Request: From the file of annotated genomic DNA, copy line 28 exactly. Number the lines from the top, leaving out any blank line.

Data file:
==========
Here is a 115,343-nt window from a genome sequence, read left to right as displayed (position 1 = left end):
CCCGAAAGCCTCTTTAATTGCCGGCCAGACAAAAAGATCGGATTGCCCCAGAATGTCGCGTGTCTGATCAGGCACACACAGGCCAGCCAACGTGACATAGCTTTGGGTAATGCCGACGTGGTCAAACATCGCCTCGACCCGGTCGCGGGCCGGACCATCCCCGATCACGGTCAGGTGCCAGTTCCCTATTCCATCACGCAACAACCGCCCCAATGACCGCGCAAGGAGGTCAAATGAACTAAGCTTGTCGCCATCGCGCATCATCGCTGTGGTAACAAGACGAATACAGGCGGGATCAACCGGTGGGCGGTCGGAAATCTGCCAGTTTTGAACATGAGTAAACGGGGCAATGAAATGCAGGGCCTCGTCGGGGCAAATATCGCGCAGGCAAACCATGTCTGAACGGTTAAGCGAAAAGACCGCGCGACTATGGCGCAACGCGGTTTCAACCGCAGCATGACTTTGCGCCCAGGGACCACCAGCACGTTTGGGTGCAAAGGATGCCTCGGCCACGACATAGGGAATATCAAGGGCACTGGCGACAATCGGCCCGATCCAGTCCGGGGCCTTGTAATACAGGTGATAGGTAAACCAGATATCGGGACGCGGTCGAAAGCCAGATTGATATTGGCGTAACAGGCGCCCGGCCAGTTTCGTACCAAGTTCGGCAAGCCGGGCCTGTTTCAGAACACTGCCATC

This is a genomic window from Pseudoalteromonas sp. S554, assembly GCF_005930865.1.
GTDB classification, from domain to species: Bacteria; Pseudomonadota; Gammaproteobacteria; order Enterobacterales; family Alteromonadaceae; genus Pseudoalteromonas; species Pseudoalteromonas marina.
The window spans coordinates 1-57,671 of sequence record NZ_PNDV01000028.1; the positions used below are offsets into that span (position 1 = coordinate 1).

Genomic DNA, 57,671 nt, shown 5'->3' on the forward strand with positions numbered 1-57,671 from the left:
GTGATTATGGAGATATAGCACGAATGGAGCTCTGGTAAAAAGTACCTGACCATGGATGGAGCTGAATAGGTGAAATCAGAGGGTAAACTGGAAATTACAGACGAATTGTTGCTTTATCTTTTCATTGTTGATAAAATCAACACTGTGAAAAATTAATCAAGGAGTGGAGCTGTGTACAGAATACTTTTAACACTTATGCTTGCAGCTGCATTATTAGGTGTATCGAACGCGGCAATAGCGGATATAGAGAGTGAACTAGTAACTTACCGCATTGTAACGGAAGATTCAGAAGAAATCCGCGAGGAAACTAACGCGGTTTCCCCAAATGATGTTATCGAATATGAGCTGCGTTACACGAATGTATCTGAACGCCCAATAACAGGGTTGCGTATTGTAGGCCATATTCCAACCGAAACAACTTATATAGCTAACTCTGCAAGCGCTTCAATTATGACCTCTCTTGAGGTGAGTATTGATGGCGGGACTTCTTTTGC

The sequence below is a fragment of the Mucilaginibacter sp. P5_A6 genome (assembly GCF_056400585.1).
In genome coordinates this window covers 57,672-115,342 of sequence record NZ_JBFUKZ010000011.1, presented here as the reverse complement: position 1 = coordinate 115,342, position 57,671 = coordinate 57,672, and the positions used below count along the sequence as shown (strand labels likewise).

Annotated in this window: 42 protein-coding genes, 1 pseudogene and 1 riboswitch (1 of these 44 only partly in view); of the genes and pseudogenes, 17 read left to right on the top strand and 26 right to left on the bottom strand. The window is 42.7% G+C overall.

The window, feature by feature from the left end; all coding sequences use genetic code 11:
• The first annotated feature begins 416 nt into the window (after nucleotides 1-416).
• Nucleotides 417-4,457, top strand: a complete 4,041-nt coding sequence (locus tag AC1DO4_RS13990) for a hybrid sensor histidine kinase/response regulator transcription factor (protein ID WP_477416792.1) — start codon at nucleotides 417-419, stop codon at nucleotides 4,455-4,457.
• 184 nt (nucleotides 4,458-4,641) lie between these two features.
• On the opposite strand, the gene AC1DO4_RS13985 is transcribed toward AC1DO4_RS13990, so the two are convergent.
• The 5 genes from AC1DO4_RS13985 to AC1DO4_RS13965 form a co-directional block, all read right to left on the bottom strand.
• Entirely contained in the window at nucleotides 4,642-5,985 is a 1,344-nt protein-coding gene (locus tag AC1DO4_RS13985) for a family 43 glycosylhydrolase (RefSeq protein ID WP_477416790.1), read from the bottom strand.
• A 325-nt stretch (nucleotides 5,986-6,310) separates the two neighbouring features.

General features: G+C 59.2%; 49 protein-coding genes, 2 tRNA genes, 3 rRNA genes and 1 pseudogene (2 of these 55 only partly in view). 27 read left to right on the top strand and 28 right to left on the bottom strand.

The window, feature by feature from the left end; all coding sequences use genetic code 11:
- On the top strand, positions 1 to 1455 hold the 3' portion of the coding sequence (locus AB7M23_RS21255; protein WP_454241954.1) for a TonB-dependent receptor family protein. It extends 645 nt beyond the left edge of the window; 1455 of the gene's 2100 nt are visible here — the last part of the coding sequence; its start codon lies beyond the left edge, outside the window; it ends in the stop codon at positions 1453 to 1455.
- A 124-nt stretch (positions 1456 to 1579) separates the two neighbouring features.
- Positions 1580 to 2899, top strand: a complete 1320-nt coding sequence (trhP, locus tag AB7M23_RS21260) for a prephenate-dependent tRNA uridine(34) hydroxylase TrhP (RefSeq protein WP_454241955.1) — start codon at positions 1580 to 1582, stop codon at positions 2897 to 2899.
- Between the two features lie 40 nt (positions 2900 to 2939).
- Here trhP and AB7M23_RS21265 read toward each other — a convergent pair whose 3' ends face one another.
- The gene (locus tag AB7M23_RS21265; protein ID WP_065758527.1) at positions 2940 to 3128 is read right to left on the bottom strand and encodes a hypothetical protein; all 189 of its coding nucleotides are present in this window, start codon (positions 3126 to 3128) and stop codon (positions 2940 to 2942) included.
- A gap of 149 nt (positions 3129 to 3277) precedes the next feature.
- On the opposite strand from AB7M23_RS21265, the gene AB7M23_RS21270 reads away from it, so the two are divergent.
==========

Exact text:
- On the opposite strand from AB7M23_RS21265, the gene AB7M23_RS21270 reads away from it, so the two are divergent.